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Write to Learn Review by Jennifer Harrison

Pearson Education, Inc.

Creative writing is a skill that causes many homeschooling mamas' hearts to skip a beat, mine included. It seems to come so naturally to some students and yet so unnaturally to others. How can you be certain that students are learning what they need to know? Why do they sometimes take it so personal when mom checks their work? Why is it difficult to objectively evaluate our own child's writing?

WriteToLearn@Home is a an online writing program that helps students in grades 3-12 improve their writing skills through a series of writing summaries and essay prompts. WriteToLearn@Home works with students on six traits of writing: ideas, organization, conventions, sentence fluency, word choice, and voice. These topics are learned independently online as students receive objective feedback on their work.

Account set-up is a breeze. I registered each of my children for a one-year account and then chose a grade level for each student. Multiple age levels can be chosen for each child at the same time, and they are always changeable if a subject proves too difficult or too easy. One thing I loved about this program is that my children never saw what grade level I assigned to them. They signed in under their own names and never saw my account. All they saw were their assignments.

After registration, I assigned each student a list of summary lessons to read on various topics, and then they were to write a summary of what they had read. There were a myriad of different topics available to choose from. My fifth grader was especially thrilled to read several articles on special effects and makeup in movies. My eighth grader was happy to see essays on Ancient Egypt, which coincided with our history lessons at the time. Parents can assign as many or as few summaries as they like. Also available to assign were essay topics. Students are given essay topic prompts chosen by mom and guided through feedback to write a proper essay.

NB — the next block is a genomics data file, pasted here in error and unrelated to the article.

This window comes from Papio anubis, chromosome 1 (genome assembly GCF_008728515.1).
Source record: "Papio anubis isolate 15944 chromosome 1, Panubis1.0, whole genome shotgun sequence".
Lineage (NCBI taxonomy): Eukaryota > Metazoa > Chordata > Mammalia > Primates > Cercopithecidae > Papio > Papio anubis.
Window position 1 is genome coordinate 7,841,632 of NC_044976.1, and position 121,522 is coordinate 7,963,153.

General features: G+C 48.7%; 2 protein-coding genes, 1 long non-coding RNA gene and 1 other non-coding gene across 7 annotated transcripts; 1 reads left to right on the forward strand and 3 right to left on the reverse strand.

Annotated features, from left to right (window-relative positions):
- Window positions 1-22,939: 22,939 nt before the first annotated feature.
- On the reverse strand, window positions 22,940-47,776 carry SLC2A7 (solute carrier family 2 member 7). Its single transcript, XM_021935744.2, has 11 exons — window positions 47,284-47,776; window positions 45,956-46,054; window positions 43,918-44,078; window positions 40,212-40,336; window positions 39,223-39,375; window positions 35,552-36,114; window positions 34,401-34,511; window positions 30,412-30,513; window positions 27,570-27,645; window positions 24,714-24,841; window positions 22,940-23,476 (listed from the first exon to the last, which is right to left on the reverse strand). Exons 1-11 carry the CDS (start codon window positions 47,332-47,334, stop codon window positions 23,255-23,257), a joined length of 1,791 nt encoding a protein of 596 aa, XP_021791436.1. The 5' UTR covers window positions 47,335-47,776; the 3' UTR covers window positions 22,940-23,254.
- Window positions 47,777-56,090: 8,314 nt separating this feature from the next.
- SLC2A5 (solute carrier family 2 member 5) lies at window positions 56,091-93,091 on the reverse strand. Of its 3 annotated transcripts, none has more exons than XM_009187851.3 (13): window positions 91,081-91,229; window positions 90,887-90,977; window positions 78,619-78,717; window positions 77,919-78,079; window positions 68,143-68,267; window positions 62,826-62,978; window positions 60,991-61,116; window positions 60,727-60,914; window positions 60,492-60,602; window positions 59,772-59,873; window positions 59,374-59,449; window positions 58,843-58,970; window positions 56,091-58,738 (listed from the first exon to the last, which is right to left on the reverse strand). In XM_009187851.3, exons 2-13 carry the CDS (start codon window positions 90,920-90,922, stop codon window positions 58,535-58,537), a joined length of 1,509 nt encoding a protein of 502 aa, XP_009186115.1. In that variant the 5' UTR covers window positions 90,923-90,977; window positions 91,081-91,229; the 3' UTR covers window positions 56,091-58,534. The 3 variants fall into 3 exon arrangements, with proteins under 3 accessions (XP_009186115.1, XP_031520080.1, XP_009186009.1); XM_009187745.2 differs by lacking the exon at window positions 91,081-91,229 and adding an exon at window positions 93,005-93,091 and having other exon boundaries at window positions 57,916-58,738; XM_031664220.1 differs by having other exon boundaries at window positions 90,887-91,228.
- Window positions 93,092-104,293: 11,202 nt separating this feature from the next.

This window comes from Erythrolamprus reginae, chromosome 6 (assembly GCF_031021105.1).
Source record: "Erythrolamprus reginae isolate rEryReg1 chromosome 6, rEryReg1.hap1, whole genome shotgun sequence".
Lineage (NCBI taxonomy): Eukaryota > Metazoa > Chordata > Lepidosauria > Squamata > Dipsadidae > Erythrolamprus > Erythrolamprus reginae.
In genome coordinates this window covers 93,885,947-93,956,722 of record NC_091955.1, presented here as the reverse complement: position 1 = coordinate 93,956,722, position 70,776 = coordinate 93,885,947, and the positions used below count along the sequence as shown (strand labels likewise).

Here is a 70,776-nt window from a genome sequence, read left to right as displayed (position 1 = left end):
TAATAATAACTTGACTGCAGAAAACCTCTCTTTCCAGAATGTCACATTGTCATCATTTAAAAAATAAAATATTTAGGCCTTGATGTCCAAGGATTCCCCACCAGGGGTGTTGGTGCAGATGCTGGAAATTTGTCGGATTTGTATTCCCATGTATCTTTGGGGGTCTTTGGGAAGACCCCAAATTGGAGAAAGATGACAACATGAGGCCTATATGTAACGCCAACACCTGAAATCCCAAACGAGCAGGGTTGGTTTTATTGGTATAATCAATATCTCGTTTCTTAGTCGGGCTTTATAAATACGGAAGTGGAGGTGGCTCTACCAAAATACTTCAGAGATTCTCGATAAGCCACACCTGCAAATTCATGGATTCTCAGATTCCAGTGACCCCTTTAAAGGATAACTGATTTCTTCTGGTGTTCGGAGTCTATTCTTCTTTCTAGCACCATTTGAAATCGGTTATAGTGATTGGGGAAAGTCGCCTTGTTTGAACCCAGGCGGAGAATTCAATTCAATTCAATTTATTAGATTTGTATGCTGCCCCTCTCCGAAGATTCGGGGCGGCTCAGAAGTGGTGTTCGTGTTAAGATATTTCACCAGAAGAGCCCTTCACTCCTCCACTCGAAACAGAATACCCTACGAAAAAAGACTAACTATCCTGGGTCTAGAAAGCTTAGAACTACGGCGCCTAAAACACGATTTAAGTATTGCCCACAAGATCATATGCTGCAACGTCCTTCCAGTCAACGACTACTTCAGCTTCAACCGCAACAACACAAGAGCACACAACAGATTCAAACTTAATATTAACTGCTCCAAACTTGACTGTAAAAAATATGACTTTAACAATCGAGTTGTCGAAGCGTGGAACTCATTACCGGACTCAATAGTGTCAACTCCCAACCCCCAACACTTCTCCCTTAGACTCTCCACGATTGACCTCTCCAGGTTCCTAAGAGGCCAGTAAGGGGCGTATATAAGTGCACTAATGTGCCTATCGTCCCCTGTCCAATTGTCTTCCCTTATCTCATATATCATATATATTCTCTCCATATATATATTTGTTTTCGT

After assigning their work, my job was done. I was able to keep tabs on their progress through my page, but my assistance was not needed anymore. I did volunteer to type for my younger students as they dictated to me, simply to save them time and frustration. But the grading and explaining was left to the program.

When students log on, they see a list to choose from that includes a few essay prompts and a list of articles to read and summarize. After reading an article, students type in their summary, save it, and then click on a box to receive feedback. The program lets them know what they have summarized appropriately and what areas still need work. They have six tries to write a summary that is acceptable. Teachers are able to give them more tries if the six are not enough, but the limited number helps them focus rather than blindly write and then check themselves continuously.

The summary writing portions also help students build reading comprehension. Each article consists of a passage of average chapter length. By summarizing what they have read, students gain a deeper understanding of the material.

The essay writing portions help students improve their writing skills and discover their own voice as they learn to describe things, defend positions, and compare and contrast topics. Even with these more complicated topics, mom is not needed for grading. The feedback portion identifies sentences copied from the original article, mistakes in spelling, and repeated and unimportant content. It even helps identify grammar and redundancy mistakes.

The entire program removed so much pressure from me and my children. I was able to choose relevant material and keep an eye on their progress while they were able to work at their own pace and receive objective feedback on writing assignments that they found relevant and interesting. WriteToLearn@home has been a refreshing change in our homeschool lesson plans.

Product review by Jennifer Harrison, The Old Schoolhouse® Magazine, LLC, November 2010